USA — Generals discuss nuclear enterprise at annual conference

OXON HILL, Md. (AFNS) — Four gen­er­als com­prised the nuclear enter­prise pan­el at the 2010 Air Force Asso­ci­a­tion Con­fer­ence and Tech­nol­o­gy Expo to answer ques­tions from Air­men and civil­ians Sept. 13 here.

Strategic Deterrence and Nuclear Integration
Maj. Gen. William Cham­bers answers ques­tions dur­ing the Nuclear Enter­prise pan­el dis­cus­sion Sept. 13, 2010, dur­ing the Air Force Association’s Air and Space Con­fer­ence and Tech­nol­o­gy Expo­si­tion in Oxon Hill, Md. Oth­er pan­elists were Gen. Roger Brady, Unit­ed States Air Forces in Europe com­man­der, Maj. Gen. C. Don­ald Alston, 20th Air Force com­man­der, Maj. Gen. Floyd Car­pen­ter, 8th Air Force com­man­der, and Brig. Gen. Everett Thomas, Air Force Nuclear Weapons Cen­ter. Gen­er­al Cham­bers is assis­tant chief of staff for Strate­gic Deter­rence and Nuclear Inte­gra­tion.
U.S. Air Force photo/Scott M. Ash

Gen. Roger A. Brady, the U.S Air Forces in Europe com­man­der, Maj. Gen. Don­ald Alston, the 20th Air Force com­man­der, Maj. Gen. Floyd L. Car­pen­ter, the 8th Air Force com­man­der, Maj. Gen. William A. Cham­bers, the assis­tant chief of staff for Strate­gic Deter­rence and Nuclear Inte­gra­tion and Brig. Gen. Everett H. Thomas, the AFNWC com­man­der, answered ques­tions rang­ing from mis­sile main­te­nance issues to edu­cat­ing and train­ing the force.

The pan­el opened with each gen­er­al explain­ing what his unit’s mis­sion is and how they inter­act to make up the Air Force nuclear enter­prise.

“It was two years ago, the chief (of staff of the Air Force) and the sec­re­tary (of the Air Force) made re-invig­o­rat­ing the enter­prise the Air Force’s No.1 pri­or­i­ty,” Gen­er­al Cham­bers said. “Though it is still the No.1 pri­or­i­ty, the chief and the sec­re­tary made a delib­er­ate deci­sion to change the word­ing to ‘con­tin­ue to strength­en’, and that’s the mode we’re in.”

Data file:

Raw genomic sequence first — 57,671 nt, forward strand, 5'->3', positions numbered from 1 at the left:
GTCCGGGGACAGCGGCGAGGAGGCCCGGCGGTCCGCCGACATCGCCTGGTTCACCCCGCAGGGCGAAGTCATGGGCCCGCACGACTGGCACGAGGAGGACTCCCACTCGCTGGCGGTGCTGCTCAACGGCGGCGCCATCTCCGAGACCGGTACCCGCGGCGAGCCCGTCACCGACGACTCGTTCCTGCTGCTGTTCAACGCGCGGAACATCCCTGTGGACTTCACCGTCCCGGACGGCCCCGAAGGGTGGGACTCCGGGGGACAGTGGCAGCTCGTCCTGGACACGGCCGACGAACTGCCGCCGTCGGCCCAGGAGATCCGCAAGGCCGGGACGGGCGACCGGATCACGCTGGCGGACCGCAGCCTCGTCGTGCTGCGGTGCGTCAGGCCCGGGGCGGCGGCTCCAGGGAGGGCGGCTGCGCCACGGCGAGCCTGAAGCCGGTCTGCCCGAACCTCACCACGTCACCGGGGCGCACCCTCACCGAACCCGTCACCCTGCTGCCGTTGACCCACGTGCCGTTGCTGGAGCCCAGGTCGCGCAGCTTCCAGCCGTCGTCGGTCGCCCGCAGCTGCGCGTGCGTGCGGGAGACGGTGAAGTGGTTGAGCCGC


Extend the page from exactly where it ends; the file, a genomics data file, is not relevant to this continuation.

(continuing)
Senior Air Force lead­ers released the Nuclear Enter­prise Roadmap in Octo­ber 2008, which guides the Air Force to effec­tive­ly secure, main­tain, oper­ate and sus­tain our nation’s nuclear capa­bil­i­ties and exper­tise. It is also designed to help cor­rect sys­temic and insti­tu­tion­al weak­ness­es regard­ing nuclear mat­ters.

“For those of you (who) are not close to the enter­prise, I can tell you that there is a sub­stan­tial amount of sweat equi­ty every day that needs to go into deliv­er­ing that amount of deter­rence,” Gen­er­al Alston said. “Today there are 413 (inter­con­ti­nen­tal bal­lis­tic mis­siles) on alert. We have a remain­der that are in some form of mod­i­fi­ca­tion. Those sys­tems require care and ‘feed­ing’, and we’ve been blessed that over the last 10 years or so we have mod­ern­ized, or at least improved, the sus­tain­ment of the Min­ute­man III (ICBM) with prob­a­bly more than $8 mil­lion worth of invest­ment.”

Gen­er­al Alston cred­it­ed Air Force offi­cials and the Air­men who main­tain the mis­siles with what he called the “great shape” they’re in now.

Although Air Force offi­cials have made many improve­ments toward mod­ern­iz­ing and main­tain­ing the nuclear enter­prise, there is still work to be done.

“We now have to fix things like human cap­i­tal, like cul­tur­al issues, like insti­tu­tion­al­iz­ing things we’ve learned dur­ing rig­or­ous inspec­tions, like mod­ern­iz­ing our weapons sys­tems and their sub­sys­tems,” Gen­er­al Cham­bers said. “The two things I’m most focused on are the human cap­i­tal issues and the mod­ern­iza­tion issues. Get­ting the right peo­ple … in the right super­vi­sor roles, in the units Gen­er­al Alston and Gen­er­al Car­pen­ter com­mand, is extreme­ly impor­tant.”

US Air Force

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